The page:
Geumcheongyo is a three-lane processional bridge, 41 ft. wide and only 42 ft. long with the middle lane reserved for the King.


The stream used to run through but it is now totally dry. Passing over the bridge and through the gate is a sign of royal sovereignty and symbolized purifying oneself who passes over it.


The haetae (xiezhi), a mythical guardian animal, crouches below a monster mask where the two arches meet. There are four other animal heads projecting above the arches.


Heungnyemun gate

Heungnyemun is the 2nd inner gate. 




Large courtyard separating the main gate from the secondary gate.




Jinseonmun Gate

Jinseonmun Gate is the small inner and middle gate.


Injeongjeon Gate

Injeongjeon Gate is an inner gate. To reach the main throne hall, you must pass under three gates, one of which is Jinseonmun. The other two are Dowamun and Injeongmun


View from underneath Injeongjeo gate and looking at the Injeongjeo hall.


Injeongjeo Hall

Injeongjeon Hall is the main hall at Changdeokgung Palace


It was used by the king and officials for conferences and as a meeting point with visitors. Foreign envoys would meet the king at this location when they arrived at the palace.


 Originally built in 1405, it was twice destroyed by fire, once in 1592 and again in 1804. Both times it was rebuilt.


Our guide explaining the animals figures called Japsang can be found on the roof located on the sloping roof hip and arranged in a line..  The sculptures were thought to ward off evil spirits and were also used to signing the importance of the building. The more Japsong on a roof, the more important the building is.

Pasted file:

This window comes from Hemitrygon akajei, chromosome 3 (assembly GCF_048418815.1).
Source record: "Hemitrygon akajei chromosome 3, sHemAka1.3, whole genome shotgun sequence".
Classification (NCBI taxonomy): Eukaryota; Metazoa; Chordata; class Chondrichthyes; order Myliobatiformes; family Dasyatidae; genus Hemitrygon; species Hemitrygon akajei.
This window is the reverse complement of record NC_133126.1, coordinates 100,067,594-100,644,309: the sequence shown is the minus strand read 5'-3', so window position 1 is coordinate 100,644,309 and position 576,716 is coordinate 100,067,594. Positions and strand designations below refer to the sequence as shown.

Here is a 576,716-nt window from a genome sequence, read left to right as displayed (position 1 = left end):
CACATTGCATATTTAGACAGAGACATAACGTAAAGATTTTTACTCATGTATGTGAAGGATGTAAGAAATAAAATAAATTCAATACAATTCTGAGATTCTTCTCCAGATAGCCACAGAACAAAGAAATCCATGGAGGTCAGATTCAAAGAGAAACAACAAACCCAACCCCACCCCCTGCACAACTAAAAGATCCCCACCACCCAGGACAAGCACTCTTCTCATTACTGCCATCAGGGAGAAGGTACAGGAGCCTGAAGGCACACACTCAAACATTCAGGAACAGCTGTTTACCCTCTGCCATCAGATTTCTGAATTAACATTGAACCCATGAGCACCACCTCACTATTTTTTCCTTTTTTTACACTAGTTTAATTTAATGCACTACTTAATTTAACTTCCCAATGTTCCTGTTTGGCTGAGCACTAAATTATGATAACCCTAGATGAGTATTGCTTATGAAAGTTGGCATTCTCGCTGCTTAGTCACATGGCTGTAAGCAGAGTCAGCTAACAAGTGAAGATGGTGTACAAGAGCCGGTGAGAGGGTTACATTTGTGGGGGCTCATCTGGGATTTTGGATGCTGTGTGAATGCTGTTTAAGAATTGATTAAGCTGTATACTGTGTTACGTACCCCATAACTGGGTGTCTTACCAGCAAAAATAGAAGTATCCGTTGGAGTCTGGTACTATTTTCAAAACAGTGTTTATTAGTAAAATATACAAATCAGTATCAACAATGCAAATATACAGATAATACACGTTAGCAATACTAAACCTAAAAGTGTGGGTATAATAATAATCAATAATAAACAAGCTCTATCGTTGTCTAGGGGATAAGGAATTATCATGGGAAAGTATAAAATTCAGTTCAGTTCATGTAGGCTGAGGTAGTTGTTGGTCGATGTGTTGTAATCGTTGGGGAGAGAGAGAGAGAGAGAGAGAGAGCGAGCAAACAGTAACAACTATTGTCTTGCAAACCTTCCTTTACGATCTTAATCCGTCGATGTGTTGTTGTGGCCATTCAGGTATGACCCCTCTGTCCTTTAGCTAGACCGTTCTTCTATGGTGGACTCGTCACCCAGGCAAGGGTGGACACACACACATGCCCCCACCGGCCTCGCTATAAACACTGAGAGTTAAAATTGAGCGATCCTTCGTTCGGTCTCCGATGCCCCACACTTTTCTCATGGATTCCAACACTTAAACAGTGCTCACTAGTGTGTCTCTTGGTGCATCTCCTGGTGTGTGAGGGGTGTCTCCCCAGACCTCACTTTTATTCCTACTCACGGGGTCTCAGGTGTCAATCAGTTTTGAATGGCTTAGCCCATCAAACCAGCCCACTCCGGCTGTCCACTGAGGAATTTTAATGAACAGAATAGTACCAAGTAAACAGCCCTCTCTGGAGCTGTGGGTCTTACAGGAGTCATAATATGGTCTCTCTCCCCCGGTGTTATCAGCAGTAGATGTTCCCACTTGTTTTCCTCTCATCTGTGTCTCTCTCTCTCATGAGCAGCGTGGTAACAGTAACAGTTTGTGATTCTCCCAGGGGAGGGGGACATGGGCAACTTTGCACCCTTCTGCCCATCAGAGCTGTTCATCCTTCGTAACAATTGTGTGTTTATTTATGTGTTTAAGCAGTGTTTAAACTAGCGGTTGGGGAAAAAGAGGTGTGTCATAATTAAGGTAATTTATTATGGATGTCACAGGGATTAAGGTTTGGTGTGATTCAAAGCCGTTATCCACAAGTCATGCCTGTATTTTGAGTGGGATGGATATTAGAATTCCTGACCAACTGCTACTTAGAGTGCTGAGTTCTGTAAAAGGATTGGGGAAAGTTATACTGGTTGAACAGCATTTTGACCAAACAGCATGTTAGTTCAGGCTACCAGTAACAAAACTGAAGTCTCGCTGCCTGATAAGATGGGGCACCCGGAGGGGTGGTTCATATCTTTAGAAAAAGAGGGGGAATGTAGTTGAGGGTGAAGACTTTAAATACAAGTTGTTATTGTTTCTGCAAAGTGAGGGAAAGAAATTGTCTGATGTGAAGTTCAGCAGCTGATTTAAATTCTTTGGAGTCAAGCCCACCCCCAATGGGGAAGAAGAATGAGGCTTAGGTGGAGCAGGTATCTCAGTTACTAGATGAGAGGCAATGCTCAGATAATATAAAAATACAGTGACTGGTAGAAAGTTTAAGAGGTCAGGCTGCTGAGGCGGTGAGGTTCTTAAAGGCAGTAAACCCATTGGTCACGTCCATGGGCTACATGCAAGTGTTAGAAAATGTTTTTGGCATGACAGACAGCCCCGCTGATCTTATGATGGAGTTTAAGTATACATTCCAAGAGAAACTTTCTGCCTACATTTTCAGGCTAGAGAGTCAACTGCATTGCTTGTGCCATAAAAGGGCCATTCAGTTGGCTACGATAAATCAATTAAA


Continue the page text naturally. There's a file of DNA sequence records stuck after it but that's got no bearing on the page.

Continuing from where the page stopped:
The royal walkway and courtyard, dating back to 1609, can be seen in front of the hall.  On this walkway are stone markers inscribed with ranks of court officials. Court officials would stand behind their designated stone marker when meeting with the king. Higher ranked officials stood closest to the king. Lower ranked officials would stand furthest from the king.


 Looking inside Injeongjeon Hall.


In the center is "Irworobongdo" meaning "painting of the Sun, Moon, and Five Peeks" which is a spectacular panel that was placed behind Eojwa, the king's royal throne, to display the majesty of the Joseon royal court and the dignity of the King's existence accordingly.


 After six years of restoration beginning in 2016, “Irworobongdo,” a Korean folding screen with a landscape of a sun and a moon painted in the mid 19th century has been completed to return it to its original form.


Close look at the King's throne


Injeongjeon hall sits in harmony with the paved courtyard, open corridors, and the trees in the background.


All the siginficant affairs like coronations and royal ceremonies were held here.


Courtyard surrounding Injeongjeon.

There were a lot of kids visiting the palace.


Seonjeongjeon Hall – An office for ruling officials. The king held daily meetings with ministers, reported on state affairs and seminars here.



NEXT... Huijeongdan Hall